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Feature Story


by Bob Hagin

May 15, 1998

The Model A Ford is 70 years old this year and its existence marked a pivotal point in my own life. My earliest recollection is of waking up in the back seat of my father's Model A Ford Tudor (that was the official Ford name for the two-door sedan) with my sister Barbara at the historic Oakland Oaks ballpark in Emeryville, Calif. I was tired and cranky, but my sister reassured me that we'd be home soon. I was probably around two years old at the time.

Like most other Americans then, Dad was intrigued by the automobile in general and Fords in particular. He no doubt owned other cars earlier (possibly a Model T Ford or two) but the Model A was his idol until he progressed to a '36 Ford V8 - also a Tudor.

What my dad wasn't aware of was what a tumultuous gestation and birth the Model A had to endure. This analogy to the birth process is apropos because it was just eight months between the time in July of 1926 when Henry Ford decided to replace his Model T, and the March 27, 1927 appearance of the first Model A rolling prototype. Today a changeover of that magnitude would take several years to go from drawing board to reality. The changeover from the Model T to the Model A was almost as radical as a changeover from gasoline powered vehicles to electric cars would be today.

Ford first introduced his Model T 17 years before he made the decision to replace it, and altering the mind-set of "The Old Man" took a concentrated and sometimes surreptitious effort on the part of those closest to him. He was aging (Ford had been born two years before the end of our Civil War), cantankerous (he periodically fired and rehired family members who worked for him), prejudiced (he started his own newspaper to attack ethnic and political groups that displeased him) and anti-labor (his "security" lieutenants orchestrated beatings of union leaders by Ford "goon" squads). But whatever else he might have been, he was in charge. The Ford Motor Company was totally family-owned and Henry Ford was head of the family. And since he believed that his Model T was as much car as the average American needed, it took irresistible forces to make him change his mind.

Those forces eventually came from an area outside of Ford's control. While he felt that the Model T was what the American public needed, the American public didn't agree. In the low-priced car market, Chevrolet was closing in on Ford's sales leadership because of factory slowdowns, and Chrysler was ready to spring into the fray with its entry-level 1928 Plymouth. And while the new rival from Chrysler featured hydraulically- actuated brakes on all four wheels, Ford's Model T retained Henry's dogmatic concept that lever-operated brakes on just the rear wheels was sufficient. This factor alone may have been the determining factor for the change to the Model A, since several states were considering banning the Model T as too dangerous for "modern" traffic conditions. What was OK in 1909 was outmoded 19 years later. Changes at Ford were needed.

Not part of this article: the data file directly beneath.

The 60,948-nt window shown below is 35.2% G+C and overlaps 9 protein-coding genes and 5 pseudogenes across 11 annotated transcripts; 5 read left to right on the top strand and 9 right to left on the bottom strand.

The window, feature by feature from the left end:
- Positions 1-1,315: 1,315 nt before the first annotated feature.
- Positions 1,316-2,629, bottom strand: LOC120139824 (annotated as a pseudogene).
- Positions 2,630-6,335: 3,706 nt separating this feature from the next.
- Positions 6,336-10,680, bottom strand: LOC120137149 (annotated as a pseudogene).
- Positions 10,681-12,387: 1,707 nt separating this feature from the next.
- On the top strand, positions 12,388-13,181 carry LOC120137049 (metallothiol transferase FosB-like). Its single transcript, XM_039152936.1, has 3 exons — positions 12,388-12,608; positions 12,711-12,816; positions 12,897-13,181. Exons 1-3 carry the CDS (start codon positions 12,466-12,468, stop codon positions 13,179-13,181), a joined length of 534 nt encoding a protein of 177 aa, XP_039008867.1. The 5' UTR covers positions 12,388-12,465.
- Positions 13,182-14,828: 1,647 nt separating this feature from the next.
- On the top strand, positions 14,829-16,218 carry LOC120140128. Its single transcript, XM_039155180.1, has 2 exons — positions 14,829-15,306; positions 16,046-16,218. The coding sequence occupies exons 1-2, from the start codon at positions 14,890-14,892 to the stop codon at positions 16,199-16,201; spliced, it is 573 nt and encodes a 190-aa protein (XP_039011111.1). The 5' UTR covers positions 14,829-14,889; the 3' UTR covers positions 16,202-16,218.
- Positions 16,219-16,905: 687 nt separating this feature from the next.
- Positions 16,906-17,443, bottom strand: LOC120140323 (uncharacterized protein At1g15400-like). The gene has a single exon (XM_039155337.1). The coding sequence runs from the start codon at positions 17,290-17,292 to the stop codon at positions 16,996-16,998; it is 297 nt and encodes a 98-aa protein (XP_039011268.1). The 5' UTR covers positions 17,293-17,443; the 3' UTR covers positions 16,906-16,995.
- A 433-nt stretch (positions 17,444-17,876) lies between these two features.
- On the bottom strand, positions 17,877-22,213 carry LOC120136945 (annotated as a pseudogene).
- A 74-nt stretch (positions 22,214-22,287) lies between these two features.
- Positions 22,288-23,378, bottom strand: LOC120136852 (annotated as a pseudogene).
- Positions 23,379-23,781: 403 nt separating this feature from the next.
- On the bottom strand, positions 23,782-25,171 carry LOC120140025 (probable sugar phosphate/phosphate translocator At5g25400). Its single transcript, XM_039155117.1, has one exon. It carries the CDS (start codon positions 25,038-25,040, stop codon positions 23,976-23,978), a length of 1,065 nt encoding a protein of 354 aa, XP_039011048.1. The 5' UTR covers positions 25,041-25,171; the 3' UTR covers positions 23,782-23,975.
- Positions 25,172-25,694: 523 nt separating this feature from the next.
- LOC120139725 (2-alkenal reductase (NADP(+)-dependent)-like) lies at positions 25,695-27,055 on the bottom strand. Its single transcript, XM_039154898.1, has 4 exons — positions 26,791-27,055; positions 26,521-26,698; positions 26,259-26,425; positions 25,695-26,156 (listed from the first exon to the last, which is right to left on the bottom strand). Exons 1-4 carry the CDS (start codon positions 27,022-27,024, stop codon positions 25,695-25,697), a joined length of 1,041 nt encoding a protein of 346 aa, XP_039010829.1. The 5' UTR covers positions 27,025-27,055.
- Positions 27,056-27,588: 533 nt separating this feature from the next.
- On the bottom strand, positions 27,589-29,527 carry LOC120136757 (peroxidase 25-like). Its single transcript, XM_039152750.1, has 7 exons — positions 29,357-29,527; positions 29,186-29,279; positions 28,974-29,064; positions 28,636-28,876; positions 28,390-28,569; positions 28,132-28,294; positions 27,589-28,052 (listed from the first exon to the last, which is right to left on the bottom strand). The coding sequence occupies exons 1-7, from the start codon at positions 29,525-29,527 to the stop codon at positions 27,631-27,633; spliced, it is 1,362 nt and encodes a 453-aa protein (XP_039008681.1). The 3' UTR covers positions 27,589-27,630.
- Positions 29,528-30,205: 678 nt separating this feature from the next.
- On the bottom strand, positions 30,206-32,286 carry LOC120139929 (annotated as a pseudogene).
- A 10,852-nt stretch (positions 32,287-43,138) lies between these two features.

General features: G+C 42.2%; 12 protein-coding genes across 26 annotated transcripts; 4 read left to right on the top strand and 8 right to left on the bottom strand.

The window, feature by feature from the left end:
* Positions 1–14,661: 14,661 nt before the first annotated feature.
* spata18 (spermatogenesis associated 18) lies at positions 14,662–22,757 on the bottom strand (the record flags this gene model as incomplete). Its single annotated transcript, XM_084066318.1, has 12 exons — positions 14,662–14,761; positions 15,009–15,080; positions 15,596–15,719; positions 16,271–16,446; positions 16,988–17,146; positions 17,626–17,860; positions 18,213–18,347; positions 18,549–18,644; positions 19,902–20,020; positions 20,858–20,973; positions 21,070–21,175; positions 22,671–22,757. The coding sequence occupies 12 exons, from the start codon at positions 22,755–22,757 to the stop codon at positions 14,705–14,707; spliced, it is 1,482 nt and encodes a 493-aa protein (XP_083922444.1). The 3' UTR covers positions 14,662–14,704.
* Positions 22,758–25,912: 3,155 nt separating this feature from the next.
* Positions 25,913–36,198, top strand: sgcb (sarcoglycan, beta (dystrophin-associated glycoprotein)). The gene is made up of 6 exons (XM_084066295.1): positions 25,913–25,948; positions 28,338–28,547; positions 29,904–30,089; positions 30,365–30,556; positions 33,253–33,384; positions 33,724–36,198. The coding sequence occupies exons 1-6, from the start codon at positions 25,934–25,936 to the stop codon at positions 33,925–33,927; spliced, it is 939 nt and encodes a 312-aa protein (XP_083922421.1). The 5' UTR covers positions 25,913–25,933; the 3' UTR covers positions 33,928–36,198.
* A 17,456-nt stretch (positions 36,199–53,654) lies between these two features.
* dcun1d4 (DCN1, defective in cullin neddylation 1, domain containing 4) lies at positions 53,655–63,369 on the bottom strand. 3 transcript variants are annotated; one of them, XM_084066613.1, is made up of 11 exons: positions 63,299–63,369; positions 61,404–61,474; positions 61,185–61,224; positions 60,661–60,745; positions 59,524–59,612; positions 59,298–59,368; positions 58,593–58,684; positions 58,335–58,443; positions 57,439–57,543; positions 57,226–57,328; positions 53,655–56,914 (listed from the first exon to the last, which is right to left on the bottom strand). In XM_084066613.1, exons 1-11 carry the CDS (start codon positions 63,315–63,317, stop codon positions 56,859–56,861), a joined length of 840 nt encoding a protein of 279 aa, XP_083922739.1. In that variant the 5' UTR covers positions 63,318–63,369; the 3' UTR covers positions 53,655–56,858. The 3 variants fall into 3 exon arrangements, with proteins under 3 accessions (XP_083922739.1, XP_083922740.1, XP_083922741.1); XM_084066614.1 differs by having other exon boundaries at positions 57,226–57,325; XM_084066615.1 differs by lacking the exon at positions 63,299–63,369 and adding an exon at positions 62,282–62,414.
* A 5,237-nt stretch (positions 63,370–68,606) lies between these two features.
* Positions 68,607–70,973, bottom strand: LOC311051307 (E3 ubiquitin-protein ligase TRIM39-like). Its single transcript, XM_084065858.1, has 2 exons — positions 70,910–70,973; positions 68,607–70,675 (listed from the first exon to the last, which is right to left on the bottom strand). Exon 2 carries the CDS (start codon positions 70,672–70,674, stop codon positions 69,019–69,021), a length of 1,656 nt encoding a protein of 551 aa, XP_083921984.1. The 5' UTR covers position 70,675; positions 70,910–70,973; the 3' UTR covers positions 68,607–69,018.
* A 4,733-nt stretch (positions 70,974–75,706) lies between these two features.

When those changes came in the form of the Model A, they were extensive. Where the Model T transmission was a two-speed, pedal- operated planetary system, its successor utilized a three-speed, lever-operated sliding gear unit complete with a clutch. The ignition on the Model T used a magneto operating off the flywheel, while the Model A used a Kettering-type battery-and-coil system. Four wheel brakes were also featured on the new car, as was a water pump to circulate coolant through the engine. Previous Ford engines depended on the thermosyphon phenomena to circulate their coolant.

The need for one modern safety feature in his new car was demonstrated very pointedly to Henry Ford during a preproduction road test. Harold Hicks, a Ford powertrain engineer who had been instrumental in improving the embryonic Model A engine, crashed a test car and was pitched through the plate glass windshield. Hicks sustained heavy injuries to one arm, and as a result of this, the Model A Ford carried safety glass from the day it was offered to the public.

One safety problem that was known to Ford engineers but nonetheless made it into its production was the location of the 10 gallon gas tank. It was, in actuality, the cowl of the car, and thus located directly above the feet and legs of the driver and front seat passenger. A dangerous location, but not as much so as its immediate ancestor. In the case of the Model T, the driver sat on the gas tank.

When Henry Ford decided to stop production of his Model T, the development of its replacement hadn't been completed, much less the conversions necessary to mass-produce the new car. Aside from the production of replacement parts (and new engines were built at the rate of 12,000 per day), Ford plants around the world were shut down and idled. The conversion of Ford tooling, production and supply lines, worker training and the myriad other changes that were needed must have been staggering. There were 36 Ford assembly plants in North America, as well as a dozen others around the world and they all had to be changed over at once. That Ford was able to pull it off speaks well of the company's determination - and luck. In all, the cast was some $250 million. Finally on December 2, 1927, the "modern" Ford was offered for sale to the public. During its life span of three years, 3.25 million Model A Fords were produced and hundreds of thousands of them survive today.

And I hope my dad's old Tudor in which my sister and I shared that back seat 63 years ago is one of them.